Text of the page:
Paddy Moloney was an Irish musician who co-founded and led the Grammy-winning group the Chieftains.
- Died: October 11, 2021 (Who else died on October 11?)
- Details of death: Died at the age of 83.
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Bringing traditional Irish music to the world
Moloney played the tin whistle and uilleann pipes since childhood, and in the 1950s, he began playing in groups. He co-founded the Chieftains in 1962, and the band began playing their traditional Irish music. By the early 1970s, they had become popular across the U.K., and their music began to gain an international audience. As the Chieftains spread the music of their homeland across the world, they won six Grammy awards and were named “Ireland’s Musical Ambassadors” by the Irish government in 1989. The Chieftains performed and recorded with a wide variety of musicians, including Van Morrison, Madonna, the Rolling Stones, Ziggy Marley, and many more.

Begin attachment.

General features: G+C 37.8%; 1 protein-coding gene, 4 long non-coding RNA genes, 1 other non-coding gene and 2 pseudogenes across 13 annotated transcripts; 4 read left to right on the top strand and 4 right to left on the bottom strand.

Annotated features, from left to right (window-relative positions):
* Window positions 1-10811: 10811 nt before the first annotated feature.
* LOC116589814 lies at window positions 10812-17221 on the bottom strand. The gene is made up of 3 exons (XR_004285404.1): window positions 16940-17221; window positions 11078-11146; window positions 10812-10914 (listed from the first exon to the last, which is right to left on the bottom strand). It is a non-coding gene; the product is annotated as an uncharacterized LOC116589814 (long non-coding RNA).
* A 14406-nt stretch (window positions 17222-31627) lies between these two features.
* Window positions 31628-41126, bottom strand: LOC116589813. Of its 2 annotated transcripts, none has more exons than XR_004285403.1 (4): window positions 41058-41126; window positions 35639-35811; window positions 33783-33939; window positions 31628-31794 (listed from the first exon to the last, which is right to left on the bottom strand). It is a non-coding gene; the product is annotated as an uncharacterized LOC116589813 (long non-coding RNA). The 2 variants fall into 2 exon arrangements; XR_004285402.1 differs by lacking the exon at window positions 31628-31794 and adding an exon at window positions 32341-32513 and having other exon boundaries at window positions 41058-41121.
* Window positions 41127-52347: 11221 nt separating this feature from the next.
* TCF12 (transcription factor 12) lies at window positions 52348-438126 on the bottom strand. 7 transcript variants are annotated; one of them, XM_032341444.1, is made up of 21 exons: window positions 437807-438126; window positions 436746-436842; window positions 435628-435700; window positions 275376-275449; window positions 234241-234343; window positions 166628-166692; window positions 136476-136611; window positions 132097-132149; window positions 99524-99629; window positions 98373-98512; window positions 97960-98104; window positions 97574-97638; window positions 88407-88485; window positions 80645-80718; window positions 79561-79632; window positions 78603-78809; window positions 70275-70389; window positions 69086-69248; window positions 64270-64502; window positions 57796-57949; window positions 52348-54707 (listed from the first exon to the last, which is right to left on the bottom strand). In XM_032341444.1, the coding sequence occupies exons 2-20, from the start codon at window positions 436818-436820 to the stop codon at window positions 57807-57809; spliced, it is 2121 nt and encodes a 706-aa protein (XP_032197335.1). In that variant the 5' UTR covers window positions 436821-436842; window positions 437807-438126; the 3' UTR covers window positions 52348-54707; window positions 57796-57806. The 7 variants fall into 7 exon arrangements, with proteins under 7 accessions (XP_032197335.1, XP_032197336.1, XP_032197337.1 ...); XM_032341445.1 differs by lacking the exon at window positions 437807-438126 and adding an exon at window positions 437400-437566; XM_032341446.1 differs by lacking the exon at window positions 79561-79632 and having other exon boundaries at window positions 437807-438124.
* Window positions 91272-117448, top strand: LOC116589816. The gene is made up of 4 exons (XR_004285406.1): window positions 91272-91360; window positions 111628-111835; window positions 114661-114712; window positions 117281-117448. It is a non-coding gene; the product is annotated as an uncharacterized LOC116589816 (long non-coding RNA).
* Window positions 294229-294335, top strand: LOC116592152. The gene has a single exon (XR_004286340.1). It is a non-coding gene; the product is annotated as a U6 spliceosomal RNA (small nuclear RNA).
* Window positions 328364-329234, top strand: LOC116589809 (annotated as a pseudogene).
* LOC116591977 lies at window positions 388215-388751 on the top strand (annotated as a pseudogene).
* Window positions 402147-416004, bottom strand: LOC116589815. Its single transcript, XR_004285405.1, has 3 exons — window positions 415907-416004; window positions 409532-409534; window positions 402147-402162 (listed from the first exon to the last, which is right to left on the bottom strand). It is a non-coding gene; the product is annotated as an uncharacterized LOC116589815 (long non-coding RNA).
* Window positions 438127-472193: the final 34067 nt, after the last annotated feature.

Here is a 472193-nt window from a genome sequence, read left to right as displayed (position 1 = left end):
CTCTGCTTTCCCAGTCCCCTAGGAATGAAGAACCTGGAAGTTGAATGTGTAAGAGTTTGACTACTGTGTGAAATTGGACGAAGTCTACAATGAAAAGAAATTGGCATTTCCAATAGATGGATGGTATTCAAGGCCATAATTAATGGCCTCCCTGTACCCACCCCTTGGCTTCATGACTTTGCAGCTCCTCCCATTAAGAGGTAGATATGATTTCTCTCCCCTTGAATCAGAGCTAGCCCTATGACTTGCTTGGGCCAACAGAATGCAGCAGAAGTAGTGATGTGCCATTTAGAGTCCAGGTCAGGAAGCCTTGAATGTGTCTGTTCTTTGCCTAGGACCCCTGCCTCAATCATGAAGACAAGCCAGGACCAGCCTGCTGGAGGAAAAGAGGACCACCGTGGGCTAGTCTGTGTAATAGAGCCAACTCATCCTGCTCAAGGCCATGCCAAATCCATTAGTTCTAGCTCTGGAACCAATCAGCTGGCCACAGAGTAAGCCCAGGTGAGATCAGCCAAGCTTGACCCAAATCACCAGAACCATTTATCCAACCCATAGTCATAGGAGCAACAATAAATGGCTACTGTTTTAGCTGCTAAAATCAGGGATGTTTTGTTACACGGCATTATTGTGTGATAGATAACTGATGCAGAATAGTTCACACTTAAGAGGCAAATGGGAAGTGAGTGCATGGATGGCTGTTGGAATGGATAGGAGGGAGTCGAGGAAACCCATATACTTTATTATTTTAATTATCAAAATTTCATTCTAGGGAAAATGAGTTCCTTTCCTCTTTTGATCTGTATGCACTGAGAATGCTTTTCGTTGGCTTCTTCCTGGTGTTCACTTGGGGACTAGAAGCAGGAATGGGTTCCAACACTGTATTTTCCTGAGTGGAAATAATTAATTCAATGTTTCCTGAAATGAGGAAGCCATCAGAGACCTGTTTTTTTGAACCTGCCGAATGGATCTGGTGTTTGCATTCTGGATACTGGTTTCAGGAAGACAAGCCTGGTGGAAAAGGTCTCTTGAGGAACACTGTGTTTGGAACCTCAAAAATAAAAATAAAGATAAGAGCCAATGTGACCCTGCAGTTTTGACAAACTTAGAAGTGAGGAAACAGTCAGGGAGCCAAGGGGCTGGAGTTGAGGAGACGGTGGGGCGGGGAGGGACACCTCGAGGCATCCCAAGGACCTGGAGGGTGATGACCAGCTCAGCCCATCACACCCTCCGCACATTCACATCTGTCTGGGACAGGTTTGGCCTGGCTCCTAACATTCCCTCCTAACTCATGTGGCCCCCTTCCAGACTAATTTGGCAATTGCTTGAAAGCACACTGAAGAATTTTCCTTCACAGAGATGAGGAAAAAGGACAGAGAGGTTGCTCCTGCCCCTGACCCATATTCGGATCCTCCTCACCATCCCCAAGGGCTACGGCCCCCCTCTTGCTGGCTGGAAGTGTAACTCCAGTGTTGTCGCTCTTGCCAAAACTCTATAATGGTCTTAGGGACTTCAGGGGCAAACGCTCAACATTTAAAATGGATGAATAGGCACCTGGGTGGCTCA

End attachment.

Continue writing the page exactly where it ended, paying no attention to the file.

In addition to his work with the Chieftains, Moloney worked as a session musician, playing with Paul McCartney, Stevie Wonder, Sting, and others. He also wrote music for movies and TV shows including “Braveheart,” and he founded the record label Claddagh Records. Moloney once loaned his tin whistle to astronaut Cady Coleman, who played it aboard the International Space Station.
“[Y]ou don’t have to be Irish to listen to our Irish music or to watch the dancing, that sort of thing. Every nationality now, all over the world, from China even, like in ‘83 we played in China, and up in Norway and Finland and Iceland, and places like that. And not forgetting our neighbors next door, the UK, we’ve done many concerts and many tours there as well. So it hasn’t stopped, there’s something in the Irish music that really gets you, you know?” —from a 2020 interview with Barry Stapleton
Tributes to Paddy Moloney
Full obituary: Irish Examiner